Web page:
Washing a Wrapped Vehicle: Are You Doing It Right?
You finally bought your dream. It’s white, which is pretty vanilla for a sports car, but it looks impressive with the new wrap you just purchased and sounds even better. It’s been a few weeks now, and the dirt and dust are starting to collect. You know you should wash it, but what about that expensive wrap? Can you still take it through the car wash?
Vinyl car wraps are a durable alternative to a custom paint job for your car. They allow you to add text, graphics, and visual textures at a lower price than custom paint jobs. These wraps are not bulletproof, but if you take the time to care for your wrap the right way, it will last a lot longer.
Car wraps are printed on thin but durable vinyl. Vinyl works well for printing and conforms well to the shape of a car. However, it has a couple of distinct weaknesses you should know about if you want yours to last.
UV Radiation – Vehicle wraps will discolor over time. We recommend that you park your wrapped vehicle in a garage or carport if possible. Alternatively, parking in a shady spot out of the hot afternoon sun will help protect the vinyl.
Heat – When the vinyl reaches temperatures above 140°F, it becomes more pliable, causing the material to distort. It is best to park your vehicle out of direct sunlight and allowing it to cool before cleaning or wiping down the outside of the car.
Cleaning Best Practices
Keeping your new wrap in top condition starts with keeping it clean. Dust, dirt, and chemicals in the air get kicked up by passing cars, people, and passing storms. These substances will settle on vehicles parked nearby and can be harmful to your new wrap.
Wash Often – The best thing you can do to protect your wrap is to clean the outer surface regularly. We recommend you wash it every week or every other week, depending on how much exposure your wrap has to the outdoors. The key is to clean it before the dirt settles and becomes ingrained in the surface of your wrap.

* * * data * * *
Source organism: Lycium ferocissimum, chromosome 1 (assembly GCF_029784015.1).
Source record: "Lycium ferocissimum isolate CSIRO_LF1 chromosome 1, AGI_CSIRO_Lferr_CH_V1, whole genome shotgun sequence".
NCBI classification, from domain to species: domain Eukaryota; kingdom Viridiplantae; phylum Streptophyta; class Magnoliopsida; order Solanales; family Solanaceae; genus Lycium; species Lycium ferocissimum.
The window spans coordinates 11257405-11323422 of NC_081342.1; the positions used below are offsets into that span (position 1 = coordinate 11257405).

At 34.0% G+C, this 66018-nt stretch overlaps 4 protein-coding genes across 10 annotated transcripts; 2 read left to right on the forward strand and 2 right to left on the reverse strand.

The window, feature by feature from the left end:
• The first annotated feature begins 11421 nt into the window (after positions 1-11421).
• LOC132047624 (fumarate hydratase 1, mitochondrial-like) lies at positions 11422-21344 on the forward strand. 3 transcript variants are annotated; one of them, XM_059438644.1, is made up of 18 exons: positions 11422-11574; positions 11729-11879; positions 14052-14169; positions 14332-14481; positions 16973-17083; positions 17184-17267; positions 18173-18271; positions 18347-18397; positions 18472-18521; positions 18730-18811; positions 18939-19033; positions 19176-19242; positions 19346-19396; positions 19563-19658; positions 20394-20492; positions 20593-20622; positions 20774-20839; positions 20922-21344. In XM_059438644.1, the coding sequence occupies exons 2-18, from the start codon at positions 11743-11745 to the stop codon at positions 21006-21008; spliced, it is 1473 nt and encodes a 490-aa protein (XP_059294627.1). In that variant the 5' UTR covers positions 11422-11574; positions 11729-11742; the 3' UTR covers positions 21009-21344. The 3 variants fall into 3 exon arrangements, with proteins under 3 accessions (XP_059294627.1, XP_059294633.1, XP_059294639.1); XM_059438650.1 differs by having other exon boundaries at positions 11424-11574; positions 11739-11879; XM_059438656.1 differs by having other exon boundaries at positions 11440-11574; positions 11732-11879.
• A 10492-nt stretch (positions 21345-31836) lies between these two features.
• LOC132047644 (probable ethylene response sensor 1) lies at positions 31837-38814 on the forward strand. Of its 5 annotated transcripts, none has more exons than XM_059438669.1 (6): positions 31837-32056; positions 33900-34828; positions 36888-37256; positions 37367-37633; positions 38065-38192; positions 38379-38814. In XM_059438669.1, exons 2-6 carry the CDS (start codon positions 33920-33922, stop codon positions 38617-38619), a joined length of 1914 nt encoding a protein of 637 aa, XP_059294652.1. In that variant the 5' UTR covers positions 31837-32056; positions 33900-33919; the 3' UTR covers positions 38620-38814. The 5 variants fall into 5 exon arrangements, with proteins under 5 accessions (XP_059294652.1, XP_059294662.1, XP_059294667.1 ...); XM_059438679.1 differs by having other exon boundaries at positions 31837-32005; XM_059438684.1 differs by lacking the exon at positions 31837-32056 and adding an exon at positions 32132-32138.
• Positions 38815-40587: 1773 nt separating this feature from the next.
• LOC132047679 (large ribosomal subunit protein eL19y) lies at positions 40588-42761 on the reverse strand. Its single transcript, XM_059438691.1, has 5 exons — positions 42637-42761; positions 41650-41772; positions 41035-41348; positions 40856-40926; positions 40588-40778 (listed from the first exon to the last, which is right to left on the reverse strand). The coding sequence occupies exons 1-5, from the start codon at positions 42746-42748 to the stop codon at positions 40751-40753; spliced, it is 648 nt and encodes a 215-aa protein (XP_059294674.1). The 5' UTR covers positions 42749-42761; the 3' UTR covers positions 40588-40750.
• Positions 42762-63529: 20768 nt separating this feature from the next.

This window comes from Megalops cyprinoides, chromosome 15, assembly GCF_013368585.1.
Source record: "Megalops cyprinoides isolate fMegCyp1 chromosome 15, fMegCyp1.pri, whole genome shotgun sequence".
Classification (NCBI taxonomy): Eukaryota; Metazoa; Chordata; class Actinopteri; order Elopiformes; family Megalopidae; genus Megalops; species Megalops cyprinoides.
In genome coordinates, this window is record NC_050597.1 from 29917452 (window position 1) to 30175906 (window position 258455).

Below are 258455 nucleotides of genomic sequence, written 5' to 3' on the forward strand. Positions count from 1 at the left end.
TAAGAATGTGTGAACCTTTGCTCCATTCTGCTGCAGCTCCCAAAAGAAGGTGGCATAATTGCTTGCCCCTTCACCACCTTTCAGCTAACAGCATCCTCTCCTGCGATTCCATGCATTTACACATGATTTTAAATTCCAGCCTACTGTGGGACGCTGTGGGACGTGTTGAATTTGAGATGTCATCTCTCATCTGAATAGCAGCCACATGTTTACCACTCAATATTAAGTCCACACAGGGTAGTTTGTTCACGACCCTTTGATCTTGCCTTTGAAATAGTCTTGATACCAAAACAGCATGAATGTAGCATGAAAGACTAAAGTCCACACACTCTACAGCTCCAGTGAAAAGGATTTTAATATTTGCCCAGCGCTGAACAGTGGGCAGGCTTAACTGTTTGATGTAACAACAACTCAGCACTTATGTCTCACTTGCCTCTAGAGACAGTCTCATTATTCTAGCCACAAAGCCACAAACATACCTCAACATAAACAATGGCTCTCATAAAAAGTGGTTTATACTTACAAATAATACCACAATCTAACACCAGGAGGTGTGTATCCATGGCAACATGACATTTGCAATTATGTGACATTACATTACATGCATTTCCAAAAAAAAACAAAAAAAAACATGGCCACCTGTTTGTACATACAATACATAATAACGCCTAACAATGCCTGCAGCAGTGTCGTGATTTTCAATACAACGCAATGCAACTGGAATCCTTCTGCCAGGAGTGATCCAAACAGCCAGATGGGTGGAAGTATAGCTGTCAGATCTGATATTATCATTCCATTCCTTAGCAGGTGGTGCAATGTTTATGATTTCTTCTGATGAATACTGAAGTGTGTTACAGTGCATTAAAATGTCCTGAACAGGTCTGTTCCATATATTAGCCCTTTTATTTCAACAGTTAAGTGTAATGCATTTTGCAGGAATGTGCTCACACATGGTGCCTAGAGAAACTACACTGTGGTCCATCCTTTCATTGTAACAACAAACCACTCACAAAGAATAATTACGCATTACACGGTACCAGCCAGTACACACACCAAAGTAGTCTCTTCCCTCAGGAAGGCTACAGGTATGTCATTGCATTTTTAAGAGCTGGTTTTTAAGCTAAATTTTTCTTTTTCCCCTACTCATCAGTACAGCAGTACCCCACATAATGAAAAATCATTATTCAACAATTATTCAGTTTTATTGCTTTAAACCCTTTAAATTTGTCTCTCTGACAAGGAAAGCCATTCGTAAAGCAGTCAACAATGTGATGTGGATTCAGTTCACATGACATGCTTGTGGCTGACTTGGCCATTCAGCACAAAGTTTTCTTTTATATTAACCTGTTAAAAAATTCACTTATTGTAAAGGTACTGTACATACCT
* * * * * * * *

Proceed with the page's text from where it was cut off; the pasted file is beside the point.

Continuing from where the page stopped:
Avoid the Heat – Washing your car when it is hot or with hot water is likely to have disastrous consequences for your wrap. If your car has been in the sun, find a shady place to allow it to cool off before you wash it. Avoid using hot water. Cool or room temperature water will clean your car just as well as hot water, and it won’t disfigure your graphics.
Hand Wash – With a car wash at every gas station, fewer people now wash their cars at home. However, an automatic car wash is not a good idea if you have a vehicle wrap. The brushes could pull up the edges of the wrap. The powerful spray on a brushless wash could do the same thing. Washing your wrapped vehicle by hand using a soft sponge is the best option. You can pay special attention to the corners and edges of the wrap, getting them clean without pulling them up.
Use Mild Soap – Harsh chemicals or abrasive cleaners can damage a vinyl wrap. Do not use cleaners that are petroleum-based or contain silicone emulsions. Instead, look for a gentle automotive cleanser, and follow the manufacturer’s diluting instructions.
Rinse and Dry – To avoid developing water spots, give your car a good, gentle rinse to remove all the soap and dry it with a chamois or light microfiber towel.
If you own a pressure washer, you know how tempting it is to pressure wash everything you own. If the house looks dirty, pressure wash it. If the pavers are mossy, pressure wash them too. Cars are a no-brainer. Pressure washing is almost like taking them to the car wash, right? It even gets your tires looking as clean as the day your bought them from the tire shop in Sandy.
If you have a vehicle wrap installed on your car, we don’t recommend using a pressure washer on it anymore. However, for those rebels who are unhindered by rules, here are some guidelines to help you avoid causing damage.
Turn Down the Pressure – Choose a nozzle with a wide-angle spray pattern (40° or more) that provides less than 1300psi.
Check the Water Temperature – Test the water temperature before you begin. Anything above 140°F will harm the wrap, so keep it cool.
Keep Your Distance – Stand back from the car to avoid gouging the wrap. Maintain five feet of distance between the tip of the pressure washer and your vehicle.
Watch the Angle – Spraying high-pressure water at a sharp angle to the car can force water up behind the edges of the wrap. Aim the water so that the spray is roughly perpendicular to the vehicle’s surface, especially when you approach the edges of the wrap.
Rinse, Dry, and Repeat – No matter how you choose to wash your wrapped car, you should finish with a clean rinse and a gentle hand dry each and every time. The spot-free shine will be worth the effort.
Muscle cars, sports cars, and convertibles are all a thrill to drive, especially when you know they look great on the road. If you choose a wrap to take your car to the next level visually, be prepared to go the extra mile to protect that wrap. Washing and drying your car the right way will keep you the envy of your friends.
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